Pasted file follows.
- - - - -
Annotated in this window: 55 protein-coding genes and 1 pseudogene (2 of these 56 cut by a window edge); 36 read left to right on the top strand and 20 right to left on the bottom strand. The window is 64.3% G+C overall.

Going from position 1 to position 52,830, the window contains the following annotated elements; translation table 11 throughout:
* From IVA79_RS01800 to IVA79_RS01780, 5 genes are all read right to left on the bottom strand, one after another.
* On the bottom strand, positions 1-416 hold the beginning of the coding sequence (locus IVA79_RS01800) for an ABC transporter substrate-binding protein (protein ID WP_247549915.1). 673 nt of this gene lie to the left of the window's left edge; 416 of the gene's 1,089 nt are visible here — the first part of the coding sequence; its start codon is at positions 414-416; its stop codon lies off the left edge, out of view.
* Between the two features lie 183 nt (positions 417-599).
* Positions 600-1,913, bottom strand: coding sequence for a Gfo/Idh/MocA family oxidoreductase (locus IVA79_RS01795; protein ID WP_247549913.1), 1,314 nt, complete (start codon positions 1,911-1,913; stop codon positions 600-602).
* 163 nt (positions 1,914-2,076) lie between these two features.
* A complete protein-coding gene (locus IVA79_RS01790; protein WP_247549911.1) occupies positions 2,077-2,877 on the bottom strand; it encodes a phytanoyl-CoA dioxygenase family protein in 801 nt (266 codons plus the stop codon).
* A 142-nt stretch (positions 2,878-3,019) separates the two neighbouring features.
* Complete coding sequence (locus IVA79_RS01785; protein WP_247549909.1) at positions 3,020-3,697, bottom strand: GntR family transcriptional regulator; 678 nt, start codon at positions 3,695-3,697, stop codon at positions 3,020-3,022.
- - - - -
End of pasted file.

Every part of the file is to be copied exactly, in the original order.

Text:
Annotated in this window: 55 protein-coding genes and 1 pseudogene (2 of these 56 cut by a window edge); 36 read left to right on the top strand and 20 right to left on the bottom strand. The window is 64.3% G+C overall.

Going from position 1 to position 52,830, the window contains the following annotated elements; translation table 11 throughout:
* From IVA79_RS01800 to IVA79_RS01780, 5 genes are all read right to left on the bottom strand, one after another.
* On the bottom strand, positions 1-416 hold the beginning of the coding sequence (locus IVA79_RS01800) for an ABC transporter substrate-binding protein (protein ID WP_247549915.1). 673 nt of this gene lie to the left of the window's left edge; 416 of the gene's 1,089 nt are visible here — the first part of the coding sequence; its start codon is at positions 414-416; its stop codon lies off the left edge, out of view.
* Between the two features lie 183 nt (positions 417-599).
* Positions 600-1,913, bottom strand: coding sequence for a Gfo/Idh/MocA family oxidoreductase (locus IVA79_RS01795; protein ID WP_247549913.1), 1,314 nt, complete (start codon positions 1,911-1,913; stop codon positions 600-602).
* 163 nt (positions 1,914-2,076) lie between these two features.
* A complete protein-coding gene (locus IVA79_RS01790; protein WP_247549911.1) occupies positions 2,077-2,877 on the bottom strand; it encodes a phytanoyl-CoA dioxygenase family protein in 801 nt (266 codons plus the stop codon).
* A 142-nt stretch (positions 2,878-3,019) separates the two neighbouring features.
* Complete coding sequence (locus IVA79_RS01785; protein WP_247549909.1) at positions 3,020-3,697, bottom strand: GntR family transcriptional regulator; 678 nt, start codon at positions 3,695-3,697, stop codon at positions 3,020-3,022.